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NBA 2K16 almost does everything right for another year

NBA 2K16 has been one of my more anticipated releases for this year, especially after my experience with 2K15. That wasn’t a bad game but I did score it lower than most due to needing online connections to access some saves, and how it felt like the game almost guided you to purchasing virtual currency to really make the most of it. If I put 2K16 and 2K15 side by side now I’d also have to say how bland in comparison the 2K15 looks to the most recent instalment in the franchise.
 
Popping the disc into the machine, I was to be given a lesson on just how good a sport game could be, and ever since that day, my love for the NBA2K games has stayed with me for 14 years now. Back then it was astonishing to seem and to play just how realistic a sports game could really be. EA Sports games while often fun to play, never seemed to capture the true realism of any of the sports they covered but NBA 2K was different, it not only looked almost lifelike but played like a true sim but was still so much fun to play.
 
Most important to the experience is the gameplay, and performing on the court is fast, fluid, and exciting. There will be a learning curve on offense for those unfamiliar with the game, as each player now has specific timing on his shot indicated by a meter underneath his feet. Players have to get that meter as close to the center as possible before letting go of the ball, and a color-coded scheme lets me know how successful a shot will be before it even goes in. Passing is a bit strange, as I have to indicate which player I want to pass to before doing so, a method quickly forgotten before heaving an errant pass down the court when I wanted to give it to the teammate next to me.
 
On the court, you’ll find a significant but satisfying challenge, especially on higher difficulties. No longer can a speedy point guard such as Stephen Curry rely almost solely on speed; you need to set up your defenders, using all the considerable tools in in your arsenal to free up and get a shot off. Defensively, you’ll see offensive player moves more easily, allowing you to react more efficiently; offensively, you’ll see the same things, gaining a better (and more satisfying) indication of exactly when you’ve beaten your man. Superstars benefit most from the adjustments; there’s nothing more fun than manhandling the computer A.I. with Kobe Bryant or LeBron James.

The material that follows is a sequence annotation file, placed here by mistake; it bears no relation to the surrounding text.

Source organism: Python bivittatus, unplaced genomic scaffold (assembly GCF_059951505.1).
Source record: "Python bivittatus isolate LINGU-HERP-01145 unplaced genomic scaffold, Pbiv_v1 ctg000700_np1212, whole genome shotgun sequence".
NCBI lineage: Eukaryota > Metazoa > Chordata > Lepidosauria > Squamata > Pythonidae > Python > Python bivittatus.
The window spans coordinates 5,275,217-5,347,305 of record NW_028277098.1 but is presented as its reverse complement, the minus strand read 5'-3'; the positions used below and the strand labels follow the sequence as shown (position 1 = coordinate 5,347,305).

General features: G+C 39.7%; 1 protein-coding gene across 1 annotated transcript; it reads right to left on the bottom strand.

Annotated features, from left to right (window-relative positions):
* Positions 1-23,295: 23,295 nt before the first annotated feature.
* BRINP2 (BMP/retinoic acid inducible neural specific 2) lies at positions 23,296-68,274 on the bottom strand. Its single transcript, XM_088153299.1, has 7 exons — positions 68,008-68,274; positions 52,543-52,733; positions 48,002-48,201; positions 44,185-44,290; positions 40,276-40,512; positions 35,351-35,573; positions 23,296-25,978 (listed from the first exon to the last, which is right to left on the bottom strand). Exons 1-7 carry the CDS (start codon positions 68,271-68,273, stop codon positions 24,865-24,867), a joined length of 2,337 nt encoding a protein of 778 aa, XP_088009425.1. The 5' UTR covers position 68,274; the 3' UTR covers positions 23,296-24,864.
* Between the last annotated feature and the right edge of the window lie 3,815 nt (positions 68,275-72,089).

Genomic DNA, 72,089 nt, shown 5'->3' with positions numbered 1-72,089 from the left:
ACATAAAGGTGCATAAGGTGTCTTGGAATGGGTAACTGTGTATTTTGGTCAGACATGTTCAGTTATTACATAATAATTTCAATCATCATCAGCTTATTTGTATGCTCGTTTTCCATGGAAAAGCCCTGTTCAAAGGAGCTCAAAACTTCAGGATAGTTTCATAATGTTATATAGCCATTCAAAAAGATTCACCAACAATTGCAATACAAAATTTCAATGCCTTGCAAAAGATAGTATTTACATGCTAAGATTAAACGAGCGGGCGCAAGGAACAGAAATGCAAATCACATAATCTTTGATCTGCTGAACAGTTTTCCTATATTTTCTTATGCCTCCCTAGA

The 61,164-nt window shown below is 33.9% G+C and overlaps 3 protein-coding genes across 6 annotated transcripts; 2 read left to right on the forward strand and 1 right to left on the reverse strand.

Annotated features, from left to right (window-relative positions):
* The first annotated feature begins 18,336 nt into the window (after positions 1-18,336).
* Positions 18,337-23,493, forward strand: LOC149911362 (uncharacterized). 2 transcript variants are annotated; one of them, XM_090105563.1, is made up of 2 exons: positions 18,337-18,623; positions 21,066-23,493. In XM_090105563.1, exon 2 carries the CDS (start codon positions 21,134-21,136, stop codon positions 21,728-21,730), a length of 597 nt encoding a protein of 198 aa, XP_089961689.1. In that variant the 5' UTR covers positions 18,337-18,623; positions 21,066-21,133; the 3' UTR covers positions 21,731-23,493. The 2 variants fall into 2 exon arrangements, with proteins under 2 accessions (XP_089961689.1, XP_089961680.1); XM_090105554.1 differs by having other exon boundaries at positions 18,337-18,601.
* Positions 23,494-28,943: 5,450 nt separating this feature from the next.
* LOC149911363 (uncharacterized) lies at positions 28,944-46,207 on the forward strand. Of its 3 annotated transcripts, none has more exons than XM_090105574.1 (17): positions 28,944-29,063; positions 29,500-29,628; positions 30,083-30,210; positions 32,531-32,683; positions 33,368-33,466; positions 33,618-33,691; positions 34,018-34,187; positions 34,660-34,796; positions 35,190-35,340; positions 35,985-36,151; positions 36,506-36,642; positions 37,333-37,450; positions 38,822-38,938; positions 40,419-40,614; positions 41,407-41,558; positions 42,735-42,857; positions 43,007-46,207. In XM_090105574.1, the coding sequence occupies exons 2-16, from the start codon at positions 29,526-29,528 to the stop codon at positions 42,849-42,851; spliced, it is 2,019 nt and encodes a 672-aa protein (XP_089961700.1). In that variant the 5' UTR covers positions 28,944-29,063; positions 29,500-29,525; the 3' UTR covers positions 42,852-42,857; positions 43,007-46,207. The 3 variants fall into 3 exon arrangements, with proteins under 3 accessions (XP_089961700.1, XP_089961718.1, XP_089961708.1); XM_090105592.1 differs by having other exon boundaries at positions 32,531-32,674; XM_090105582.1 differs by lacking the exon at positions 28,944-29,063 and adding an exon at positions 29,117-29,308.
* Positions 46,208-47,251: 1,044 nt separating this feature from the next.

Besides the aesthetics, there have been numerous tweaks in terms of gameplay and it results in some impressive end to end action. The AI is improved, as are the physics. Attacking is intuitive and within minutes of picking up the controller you’ll be bombing down the court, creating vital space and then slamming the ball into the basket with aplomb. The new Shot Meter that sits beneath each player is a welcome addition too, offering some visual feedback as to when is best to release the ball for a shot - although you may find you spend your time looking at your players’ feet to see the guide rather than your team mates and what is happening around the rest of the court.
 
Not everything can be great, and the biggest problem I have with this game is the load times. The videos of Shaq and Ernie are fun, but there are a lot of instances where all you have to stare at is a counter ticking up to 100. They just take way too long by today’s standards. That coupled with how the servers are currently behaving is enough to drive me away a bit, as I found myself getting lost in my phone while I tried to connect or just get into a game. These aren’t deal-breakers though, and the 2K NBA series really has come a long way.
 
Another superlative effort, NBA 2K16 almost does everything right for another year. But there's simply no escaping how poor the online component of the game is, thanks to 2K Sport's lacklustre servers. On-court, where it really counts, the experience is still unmatched, with fantastic commentary, slick gameplay, total authenticity and attention to detail. There's still loads of room for improvement though, especially in MyPark, which at present features a bit too much hanging around and waiting to get a game going. Assuming it even works properly, of course.